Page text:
(Once more, no photos - I have them, but cannot attach them)
The day began sun shining, sky blue and clear and we decided it would be a good day for a road trip.
Silver City is 57 miles from the LoWHi ranch. We drove through the desert terrain - flat land surrounded by pop up mountains. By that I mean - there are no mountain ranges, the mountains just individually pop up out of the ground - no foot hills, just like a jack in the box. The land is brush land - mostly low growing shrubs with some yucca plants thrown in for punctuation.
We stopped at the visitor’s center and picked up some brochures and a map of the old town. As we left the visitor’s center, there was a sign on the corner of the lot proclaiming the site of Billy the Kidd’s home and a cabin typical of the area at that time. The cabin was donated to the town by Ron Howard - it had been part of a movie set.
Across the arroyo and into the historic area. The arroyo or as they call it “the Big Ditch” has quite a back story. Originally, when the city was platted, it was decided that this mining camp would have permanent structures - all to be built of brick or stone. During the time of the mining hey day, there was a lot of clear cutting for lumber and cattle grazing up stream from Silver City. All this contributed to major erosion in the vicinity.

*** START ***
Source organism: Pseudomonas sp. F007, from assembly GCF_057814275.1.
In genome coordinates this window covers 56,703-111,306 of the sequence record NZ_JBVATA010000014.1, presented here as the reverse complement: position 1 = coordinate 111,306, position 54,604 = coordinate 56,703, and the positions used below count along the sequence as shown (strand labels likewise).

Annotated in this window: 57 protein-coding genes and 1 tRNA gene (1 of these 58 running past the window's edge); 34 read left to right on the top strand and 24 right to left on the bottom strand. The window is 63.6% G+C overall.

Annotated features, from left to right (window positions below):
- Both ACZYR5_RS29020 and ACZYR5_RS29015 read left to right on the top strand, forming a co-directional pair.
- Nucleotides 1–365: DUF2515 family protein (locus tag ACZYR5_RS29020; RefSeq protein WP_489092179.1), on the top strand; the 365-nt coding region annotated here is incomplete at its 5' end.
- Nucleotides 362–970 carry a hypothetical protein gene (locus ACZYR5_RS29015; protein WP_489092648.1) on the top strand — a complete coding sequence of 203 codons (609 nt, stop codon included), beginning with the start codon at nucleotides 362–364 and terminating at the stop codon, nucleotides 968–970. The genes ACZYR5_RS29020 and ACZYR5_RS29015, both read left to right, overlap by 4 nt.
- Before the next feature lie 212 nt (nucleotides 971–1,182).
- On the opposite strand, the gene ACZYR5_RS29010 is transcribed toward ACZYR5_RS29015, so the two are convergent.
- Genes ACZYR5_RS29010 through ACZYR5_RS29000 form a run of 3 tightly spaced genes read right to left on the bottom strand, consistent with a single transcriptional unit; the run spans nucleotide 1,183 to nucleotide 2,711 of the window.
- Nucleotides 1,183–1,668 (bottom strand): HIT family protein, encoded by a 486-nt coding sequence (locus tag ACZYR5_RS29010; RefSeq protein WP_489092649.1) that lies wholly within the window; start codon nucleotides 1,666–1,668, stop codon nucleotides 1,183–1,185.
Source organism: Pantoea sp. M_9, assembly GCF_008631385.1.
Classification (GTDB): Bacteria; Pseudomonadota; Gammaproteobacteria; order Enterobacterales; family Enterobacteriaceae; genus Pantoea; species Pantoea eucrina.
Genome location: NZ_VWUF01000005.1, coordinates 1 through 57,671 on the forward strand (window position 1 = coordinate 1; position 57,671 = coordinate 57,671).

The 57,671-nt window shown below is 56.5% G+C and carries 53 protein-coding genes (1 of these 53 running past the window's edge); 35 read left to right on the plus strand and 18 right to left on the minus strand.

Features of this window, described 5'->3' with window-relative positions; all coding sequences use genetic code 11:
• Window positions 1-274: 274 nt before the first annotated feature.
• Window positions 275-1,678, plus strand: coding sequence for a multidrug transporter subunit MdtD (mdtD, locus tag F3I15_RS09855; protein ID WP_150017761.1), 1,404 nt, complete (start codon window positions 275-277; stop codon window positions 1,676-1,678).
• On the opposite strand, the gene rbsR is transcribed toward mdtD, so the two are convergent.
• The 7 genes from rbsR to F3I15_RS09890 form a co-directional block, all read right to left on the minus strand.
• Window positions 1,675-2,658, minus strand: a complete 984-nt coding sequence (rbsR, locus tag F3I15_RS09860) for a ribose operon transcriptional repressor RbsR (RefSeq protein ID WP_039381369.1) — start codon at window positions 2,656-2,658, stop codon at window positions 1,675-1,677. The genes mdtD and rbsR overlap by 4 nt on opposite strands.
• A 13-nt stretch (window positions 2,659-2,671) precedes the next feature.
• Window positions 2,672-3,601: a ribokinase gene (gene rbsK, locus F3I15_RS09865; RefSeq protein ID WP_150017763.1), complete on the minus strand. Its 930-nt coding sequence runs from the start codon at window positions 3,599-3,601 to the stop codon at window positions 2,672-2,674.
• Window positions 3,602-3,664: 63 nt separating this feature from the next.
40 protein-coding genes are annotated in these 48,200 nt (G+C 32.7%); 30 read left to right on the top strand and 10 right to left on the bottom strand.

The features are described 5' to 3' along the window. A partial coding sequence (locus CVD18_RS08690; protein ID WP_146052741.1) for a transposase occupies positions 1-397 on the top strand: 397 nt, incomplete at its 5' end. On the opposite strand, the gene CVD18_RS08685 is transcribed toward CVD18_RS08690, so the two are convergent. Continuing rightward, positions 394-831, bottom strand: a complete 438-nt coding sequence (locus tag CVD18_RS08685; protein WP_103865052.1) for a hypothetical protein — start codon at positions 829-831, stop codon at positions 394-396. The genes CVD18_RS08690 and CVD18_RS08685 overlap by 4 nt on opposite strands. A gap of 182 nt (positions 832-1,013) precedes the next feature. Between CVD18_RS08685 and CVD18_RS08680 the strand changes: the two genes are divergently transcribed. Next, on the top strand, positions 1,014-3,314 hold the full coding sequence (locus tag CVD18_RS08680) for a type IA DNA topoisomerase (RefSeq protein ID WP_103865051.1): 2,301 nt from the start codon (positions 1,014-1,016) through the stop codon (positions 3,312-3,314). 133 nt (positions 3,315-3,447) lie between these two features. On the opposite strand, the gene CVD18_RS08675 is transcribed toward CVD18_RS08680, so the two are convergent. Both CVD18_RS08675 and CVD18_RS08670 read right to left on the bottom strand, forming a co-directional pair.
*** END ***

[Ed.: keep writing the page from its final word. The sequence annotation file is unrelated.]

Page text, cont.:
Then the floods began. Before the floods, Main Street ran right along the bottom of what is now the Big Ditch. After the floods, the bottom of Big Ditch is 55 below street level and about a block wide. The floods were devastating - one featured a wave 12 foot high and 300 feet wide. During one flood - a man attempted to drive his wagon across the flood. He got to the middle and the current swept the horse from it’s feet. The man was tossed from the wagon and managed to grab a rock and hold on - the horse and wagon turned over and over while headed downstream. The horse was found - alive - quite a ways downstream, bruised, but otherwise unharmed, and the wagon was smashed to bits and scattered along the banks of the Big Ditch.
Another time, a 1000 head herd of cattle was driven down the Big Ditch to a feedlot about 4 miles from town - can you imagine how what that looked like? It was a particularly easy drive for the steep banks of the Ditch kept them under control.
We found a parking space and started walking - all the old buildings are now shops - a lot of galleries, restaurants and various kitch. We walked about 4 blocks to Nancy’s Silver Café where we had outstanding Mexican food for lunch. Great service, basic food and a huge so papilla with honey for dessert.
After visiting the city museum, we started home. We decided to take a different route - a loop that would bring us back to Hwy 180 about half way to Deming.
We cut off to the loop, stopped to see the Santa Rita open pit mine where they mined copper and gold. Ho-Hum - being from Montana and having seen Butte’s pit before they stopped operations, anything else is just a little hole in the ground.